Change Management

Once your product is released (i.e., certified), you can’t just go ahead and change it however you like. You have to check whether a change is significant and requires approval of your Notified Body. For that, guess what? You need a process.

On a slighty different note: You want to get your medical software certified under MDR but don't know where to start? No worries! That's why we built the Wizard. It's a self-guided video course which helps you create your documentation yourself. No prior knowledge required. You should check it out.

Or, if you're looking for the most awesome (in our opinion) eQMS software to manage your documentation, look no further. We've built Formwork, and it even has a free version!

If you're looking for human help, did you know that we also provide some limited consulting? It's limited because we are not many people. We guide startups from start to finish in their medical device compliance.

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Dr. Oliver Eidel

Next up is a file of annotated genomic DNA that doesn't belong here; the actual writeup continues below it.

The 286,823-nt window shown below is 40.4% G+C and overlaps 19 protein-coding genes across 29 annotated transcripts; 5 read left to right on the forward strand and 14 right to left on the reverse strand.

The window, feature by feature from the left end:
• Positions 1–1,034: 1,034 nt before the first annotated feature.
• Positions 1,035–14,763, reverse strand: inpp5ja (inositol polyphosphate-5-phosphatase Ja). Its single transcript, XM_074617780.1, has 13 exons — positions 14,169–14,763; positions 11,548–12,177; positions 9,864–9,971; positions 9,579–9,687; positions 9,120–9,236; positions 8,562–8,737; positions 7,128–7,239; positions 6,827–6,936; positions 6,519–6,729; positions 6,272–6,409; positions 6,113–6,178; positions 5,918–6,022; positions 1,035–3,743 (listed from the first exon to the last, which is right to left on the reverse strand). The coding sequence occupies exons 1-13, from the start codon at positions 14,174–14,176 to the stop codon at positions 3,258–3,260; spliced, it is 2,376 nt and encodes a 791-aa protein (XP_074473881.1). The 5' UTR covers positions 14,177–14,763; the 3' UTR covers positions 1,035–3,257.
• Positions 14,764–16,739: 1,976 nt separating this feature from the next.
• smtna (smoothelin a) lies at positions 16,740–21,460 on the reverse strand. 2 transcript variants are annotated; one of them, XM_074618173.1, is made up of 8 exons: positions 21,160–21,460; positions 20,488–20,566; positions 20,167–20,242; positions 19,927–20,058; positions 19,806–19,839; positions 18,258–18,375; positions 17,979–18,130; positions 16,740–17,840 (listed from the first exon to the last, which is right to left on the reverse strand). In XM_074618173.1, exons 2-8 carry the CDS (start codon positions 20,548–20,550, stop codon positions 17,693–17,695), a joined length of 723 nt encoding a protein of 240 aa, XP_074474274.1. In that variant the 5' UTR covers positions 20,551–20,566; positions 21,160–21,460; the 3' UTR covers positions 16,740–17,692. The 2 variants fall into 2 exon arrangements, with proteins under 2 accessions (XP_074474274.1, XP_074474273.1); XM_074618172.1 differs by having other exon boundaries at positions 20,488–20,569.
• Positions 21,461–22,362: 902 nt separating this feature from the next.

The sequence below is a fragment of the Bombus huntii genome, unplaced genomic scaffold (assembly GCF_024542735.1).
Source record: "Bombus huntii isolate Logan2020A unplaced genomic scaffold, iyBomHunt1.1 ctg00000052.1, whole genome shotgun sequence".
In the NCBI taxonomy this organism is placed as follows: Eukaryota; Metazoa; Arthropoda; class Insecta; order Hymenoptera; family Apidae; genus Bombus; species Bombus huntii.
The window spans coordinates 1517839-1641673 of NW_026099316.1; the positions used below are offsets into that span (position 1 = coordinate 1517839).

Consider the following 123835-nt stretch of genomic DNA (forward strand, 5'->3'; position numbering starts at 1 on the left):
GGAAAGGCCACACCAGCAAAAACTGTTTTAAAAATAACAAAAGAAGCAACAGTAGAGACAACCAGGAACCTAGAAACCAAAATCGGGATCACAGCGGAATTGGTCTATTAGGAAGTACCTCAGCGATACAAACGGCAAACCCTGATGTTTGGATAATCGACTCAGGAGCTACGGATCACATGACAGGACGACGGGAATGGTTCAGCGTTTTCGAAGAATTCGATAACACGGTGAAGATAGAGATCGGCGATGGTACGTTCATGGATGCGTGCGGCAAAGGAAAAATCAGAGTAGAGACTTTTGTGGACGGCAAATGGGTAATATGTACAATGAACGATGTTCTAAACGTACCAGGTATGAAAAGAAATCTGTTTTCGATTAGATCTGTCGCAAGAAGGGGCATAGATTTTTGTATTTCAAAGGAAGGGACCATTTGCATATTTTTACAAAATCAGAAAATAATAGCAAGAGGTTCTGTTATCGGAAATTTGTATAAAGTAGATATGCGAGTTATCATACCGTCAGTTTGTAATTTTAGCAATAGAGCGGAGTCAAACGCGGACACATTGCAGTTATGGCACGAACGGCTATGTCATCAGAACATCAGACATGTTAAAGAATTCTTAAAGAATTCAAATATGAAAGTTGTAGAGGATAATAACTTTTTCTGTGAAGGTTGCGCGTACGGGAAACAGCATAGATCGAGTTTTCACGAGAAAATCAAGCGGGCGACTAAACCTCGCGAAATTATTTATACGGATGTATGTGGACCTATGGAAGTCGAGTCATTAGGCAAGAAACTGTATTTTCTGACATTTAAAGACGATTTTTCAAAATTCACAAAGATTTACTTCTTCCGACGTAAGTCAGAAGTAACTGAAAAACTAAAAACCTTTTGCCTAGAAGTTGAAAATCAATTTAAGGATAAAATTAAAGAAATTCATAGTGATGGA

I'm a medical doctor, software engineer and regulatory dude. I'm also the founder of OpenRegulatory.

Through OpenRegulatory, I've helped 100+ companies with their medical device compliance. While it's also my job that we stay profitable, I try to dedicate a lot of my time towards writing free content like our articles and templates. Maybe that will make consulting unnecessary some day? :)

If you're still lost and have further questions, reach out any time!


If you have any questions or would like to share your opinion publicly, feel free to comment below. If you'd like to reach out privately, send us a message.

No QMS on this planet will save you from creating crappy software.